Herbert Leopold Strauss was born in Leipzig in 1900. He traced his roots back approximately 400 years in Germany. Strauss served in the German Army during World War I. He graduated from Heidelberg University and completed his education at the Leipzig College of Law, becoming a practicing attorney. He and his wife Gisela had one daughter, Eva, born in 1937.
In 1938, Strauss was arrested and sent to Buchenwald. He remained there for six months. He was one of the lucky ones who was released from Buchenwald, under the condition that he leave the country with his wife and child. He was forced to leave behind everything of value. The family spent two years in England and came to the United States when Strauss was 40. He worked at several jobs to support his family, including being a truck driver’s helper and hardware store clerk in Huntington, West Virginia. Eventually he became a bookkeeper in Portsmouth, Ohio. Had he wished to practice law, he would have had to return to law school, graduate and pass the bar exam. At forty, he decided against it.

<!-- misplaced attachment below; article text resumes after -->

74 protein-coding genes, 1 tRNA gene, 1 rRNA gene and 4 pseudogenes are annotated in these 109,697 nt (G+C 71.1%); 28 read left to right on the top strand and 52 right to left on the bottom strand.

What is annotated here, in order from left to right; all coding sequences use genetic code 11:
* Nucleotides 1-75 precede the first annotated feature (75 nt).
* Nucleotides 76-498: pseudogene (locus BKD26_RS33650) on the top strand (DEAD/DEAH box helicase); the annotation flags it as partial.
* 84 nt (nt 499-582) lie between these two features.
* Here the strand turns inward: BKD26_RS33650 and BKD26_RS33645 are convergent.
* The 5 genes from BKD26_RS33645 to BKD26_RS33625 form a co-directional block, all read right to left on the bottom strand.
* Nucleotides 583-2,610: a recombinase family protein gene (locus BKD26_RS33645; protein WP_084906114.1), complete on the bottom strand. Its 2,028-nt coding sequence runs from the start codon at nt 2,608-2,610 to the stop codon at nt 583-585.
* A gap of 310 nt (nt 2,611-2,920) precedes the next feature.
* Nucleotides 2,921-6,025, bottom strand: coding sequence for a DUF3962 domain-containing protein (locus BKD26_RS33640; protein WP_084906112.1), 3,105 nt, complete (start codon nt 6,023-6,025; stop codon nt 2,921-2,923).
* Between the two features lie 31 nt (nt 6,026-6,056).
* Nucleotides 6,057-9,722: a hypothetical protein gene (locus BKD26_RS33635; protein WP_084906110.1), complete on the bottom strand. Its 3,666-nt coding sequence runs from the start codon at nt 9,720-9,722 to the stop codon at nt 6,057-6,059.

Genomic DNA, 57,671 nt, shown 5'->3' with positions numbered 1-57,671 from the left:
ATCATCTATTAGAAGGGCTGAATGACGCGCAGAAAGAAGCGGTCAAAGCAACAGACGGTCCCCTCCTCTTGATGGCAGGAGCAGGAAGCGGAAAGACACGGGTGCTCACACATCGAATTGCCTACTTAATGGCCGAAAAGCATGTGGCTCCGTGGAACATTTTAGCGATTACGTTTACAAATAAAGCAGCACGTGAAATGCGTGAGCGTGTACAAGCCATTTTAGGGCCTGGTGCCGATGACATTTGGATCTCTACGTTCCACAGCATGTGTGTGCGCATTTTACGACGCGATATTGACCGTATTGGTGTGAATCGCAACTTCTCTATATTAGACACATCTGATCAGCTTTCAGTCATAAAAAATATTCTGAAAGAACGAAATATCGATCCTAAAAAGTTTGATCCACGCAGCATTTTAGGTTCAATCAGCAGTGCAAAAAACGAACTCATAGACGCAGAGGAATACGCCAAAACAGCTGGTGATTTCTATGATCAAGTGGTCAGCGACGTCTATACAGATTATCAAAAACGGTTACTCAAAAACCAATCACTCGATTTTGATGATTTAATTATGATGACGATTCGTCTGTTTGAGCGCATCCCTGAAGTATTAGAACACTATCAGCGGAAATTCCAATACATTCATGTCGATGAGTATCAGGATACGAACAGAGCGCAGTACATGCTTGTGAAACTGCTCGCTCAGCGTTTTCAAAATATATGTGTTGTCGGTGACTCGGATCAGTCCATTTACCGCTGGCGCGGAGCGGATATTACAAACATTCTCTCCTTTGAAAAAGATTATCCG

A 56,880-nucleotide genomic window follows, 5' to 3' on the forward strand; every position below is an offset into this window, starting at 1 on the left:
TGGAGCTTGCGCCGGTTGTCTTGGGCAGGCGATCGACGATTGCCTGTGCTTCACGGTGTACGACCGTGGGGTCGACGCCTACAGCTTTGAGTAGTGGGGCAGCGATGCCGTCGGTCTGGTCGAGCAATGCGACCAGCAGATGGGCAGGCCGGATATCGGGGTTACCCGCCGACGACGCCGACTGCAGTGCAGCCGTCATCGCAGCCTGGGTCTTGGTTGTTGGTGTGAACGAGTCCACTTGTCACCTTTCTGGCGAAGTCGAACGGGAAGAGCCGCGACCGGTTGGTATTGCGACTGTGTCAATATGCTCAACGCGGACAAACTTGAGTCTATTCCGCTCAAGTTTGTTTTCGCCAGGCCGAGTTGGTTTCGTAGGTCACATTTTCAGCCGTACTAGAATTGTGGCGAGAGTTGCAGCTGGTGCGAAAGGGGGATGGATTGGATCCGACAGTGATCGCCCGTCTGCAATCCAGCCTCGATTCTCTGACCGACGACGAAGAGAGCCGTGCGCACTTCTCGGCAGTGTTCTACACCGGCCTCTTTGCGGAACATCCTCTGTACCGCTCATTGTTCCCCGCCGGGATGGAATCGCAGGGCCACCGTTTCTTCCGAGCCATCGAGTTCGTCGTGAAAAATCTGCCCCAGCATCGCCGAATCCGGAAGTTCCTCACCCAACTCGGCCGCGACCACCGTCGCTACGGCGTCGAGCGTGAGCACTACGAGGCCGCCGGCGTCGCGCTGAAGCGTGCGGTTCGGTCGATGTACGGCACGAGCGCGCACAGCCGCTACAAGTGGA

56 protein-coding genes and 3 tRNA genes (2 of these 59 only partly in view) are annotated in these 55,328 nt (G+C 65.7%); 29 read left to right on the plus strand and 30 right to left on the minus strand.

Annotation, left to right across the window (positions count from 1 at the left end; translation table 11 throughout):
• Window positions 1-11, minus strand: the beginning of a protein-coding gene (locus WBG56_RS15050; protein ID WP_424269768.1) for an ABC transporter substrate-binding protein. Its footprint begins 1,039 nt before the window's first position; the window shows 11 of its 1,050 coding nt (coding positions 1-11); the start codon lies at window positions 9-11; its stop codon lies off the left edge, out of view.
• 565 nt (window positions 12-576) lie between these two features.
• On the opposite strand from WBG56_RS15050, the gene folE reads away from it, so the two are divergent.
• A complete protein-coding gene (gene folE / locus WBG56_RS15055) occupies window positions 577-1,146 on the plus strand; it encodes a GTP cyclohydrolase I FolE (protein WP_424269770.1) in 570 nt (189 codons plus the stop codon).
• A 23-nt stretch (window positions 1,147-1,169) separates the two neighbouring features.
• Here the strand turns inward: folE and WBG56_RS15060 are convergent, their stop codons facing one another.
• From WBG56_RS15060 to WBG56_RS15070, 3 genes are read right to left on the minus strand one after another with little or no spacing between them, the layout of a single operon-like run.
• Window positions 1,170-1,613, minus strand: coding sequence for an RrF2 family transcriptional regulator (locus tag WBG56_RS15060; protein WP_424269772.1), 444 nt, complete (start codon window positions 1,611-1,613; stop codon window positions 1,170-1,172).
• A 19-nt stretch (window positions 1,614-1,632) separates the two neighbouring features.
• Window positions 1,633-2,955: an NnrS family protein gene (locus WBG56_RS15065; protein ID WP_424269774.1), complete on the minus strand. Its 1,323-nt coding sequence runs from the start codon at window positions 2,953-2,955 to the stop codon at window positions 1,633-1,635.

Strauss had three grandchildren and died in Dayton in 1980. His family’s contribution to our exhibit was the sign which reads (in German): “Germans, go to German attorneys!”
Buchenwald was established in July 1937. It became the largest death camp in Germany and is still maintained as a memorial by the German government. It is located in Upper Saxony, not far from Nuremberg. Between 60,000 and 65,000 people lost their lives there.